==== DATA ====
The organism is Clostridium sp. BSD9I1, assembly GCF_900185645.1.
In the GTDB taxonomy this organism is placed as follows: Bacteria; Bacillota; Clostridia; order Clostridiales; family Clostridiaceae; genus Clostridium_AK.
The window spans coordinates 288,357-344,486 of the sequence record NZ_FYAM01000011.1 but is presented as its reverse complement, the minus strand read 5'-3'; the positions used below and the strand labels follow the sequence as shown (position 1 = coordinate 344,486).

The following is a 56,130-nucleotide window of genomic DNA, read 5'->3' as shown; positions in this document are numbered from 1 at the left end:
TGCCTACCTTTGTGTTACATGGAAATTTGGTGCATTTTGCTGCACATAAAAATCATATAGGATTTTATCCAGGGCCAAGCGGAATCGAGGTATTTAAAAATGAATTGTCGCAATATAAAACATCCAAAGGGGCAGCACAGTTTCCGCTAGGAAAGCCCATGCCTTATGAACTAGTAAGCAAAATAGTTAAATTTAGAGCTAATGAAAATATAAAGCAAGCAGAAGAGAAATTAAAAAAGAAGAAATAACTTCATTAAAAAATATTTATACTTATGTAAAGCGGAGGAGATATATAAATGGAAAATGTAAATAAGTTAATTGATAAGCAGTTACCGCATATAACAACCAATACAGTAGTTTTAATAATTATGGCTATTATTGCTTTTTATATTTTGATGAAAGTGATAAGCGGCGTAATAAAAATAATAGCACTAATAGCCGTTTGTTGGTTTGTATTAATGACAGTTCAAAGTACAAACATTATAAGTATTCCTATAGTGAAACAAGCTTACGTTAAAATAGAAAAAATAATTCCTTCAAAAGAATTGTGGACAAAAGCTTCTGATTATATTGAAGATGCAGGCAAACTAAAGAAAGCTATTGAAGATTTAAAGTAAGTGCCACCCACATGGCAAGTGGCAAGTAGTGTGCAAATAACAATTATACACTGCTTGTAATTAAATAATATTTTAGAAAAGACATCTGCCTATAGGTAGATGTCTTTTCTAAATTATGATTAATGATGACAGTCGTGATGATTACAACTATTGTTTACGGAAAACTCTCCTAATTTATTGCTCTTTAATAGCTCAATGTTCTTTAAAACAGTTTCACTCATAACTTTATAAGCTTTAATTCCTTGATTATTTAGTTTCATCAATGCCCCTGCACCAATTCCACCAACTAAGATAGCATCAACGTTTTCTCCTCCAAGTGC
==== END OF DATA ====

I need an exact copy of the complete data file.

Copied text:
The organism is Clostridium sp. BSD9I1, assembly GCF_900185645.1.
In the GTDB taxonomy this organism is placed as follows: Bacteria; Bacillota; Clostridia; order Clostridiales; family Clostridiaceae; genus Clostridium_AK.
The window spans coordinates 288,357-344,486 of the sequence record NZ_FYAM01000011.1 but is presented as its reverse complement, the minus strand read 5'-3'; the positions used below and the strand labels follow the sequence as shown (position 1 = coordinate 344,486).

The following is a 56,130-nucleotide window of genomic DNA, read 5'->3' as shown; positions in this document are numbered from 1 at the left end:
TGCCTACCTTTGTGTTACATGGAAATTTGGTGCATTTTGCTGCACATAAAAATCATATAGGATTTTATCCAGGGCCAAGCGGAATCGAGGTATTTAAAAATGAATTGTCGCAATATAAAACATCCAAAGGGGCAGCACAGTTTCCGCTAGGAAAGCCCATGCCTTATGAACTAGTAAGCAAAATAGTTAAATTTAGAGCTAATGAAAATATAAAGCAAGCAGAAGAGAAATTAAAAAAGAAGAAATAACTTCATTAAAAAATATTTATACTTATGTAAAGCGGAGGAGATATATAAATGGAAAATGTAAATAAGTTAATTGATAAGCAGTTACCGCATATAACAACCAATACAGTAGTTTTAATAATTATGGCTATTATTGCTTTTTATATTTTGATGAAAGTGATAAGCGGCGTAATAAAAATAATAGCACTAATAGCCGTTTGTTGGTTTGTATTAATGACAGTTCAAAGTACAAACATTATAAGTATTCCTATAGTGAAACAAGCTTACGTTAAAATAGAAAAAATAATTCCTTCAAAAGAATTGTGGACAAAAGCTTCTGATTATATTGAAGATGCAGGCAAACTAAAGAAAGCTATTGAAGATTTAAAGTAAGTGCCACCCACATGGCAAGTGGCAAGTAGTGTGCAAATAACAATTATACACTGCTTGTAATTAAATAATATTTTAGAAAAGACATCTGCCTATAGGTAGATGTCTTTTCTAAATTATGATTAATGATGACAGTCGTGATGATTACAACTATTGTTTACGGAAAACTCTCCTAATTTATTGCTCTTTAATAGCTCAATGTTCTTTAAAACAGTTTCACTCATAACTTTATAAGCTTTAATTCCTTGATTATTTAGTTTCATCAATGCCCCTGCACCAATTCCACCAACTAAGATAGCATCAACGTTTTCTCCTCCAAGTGC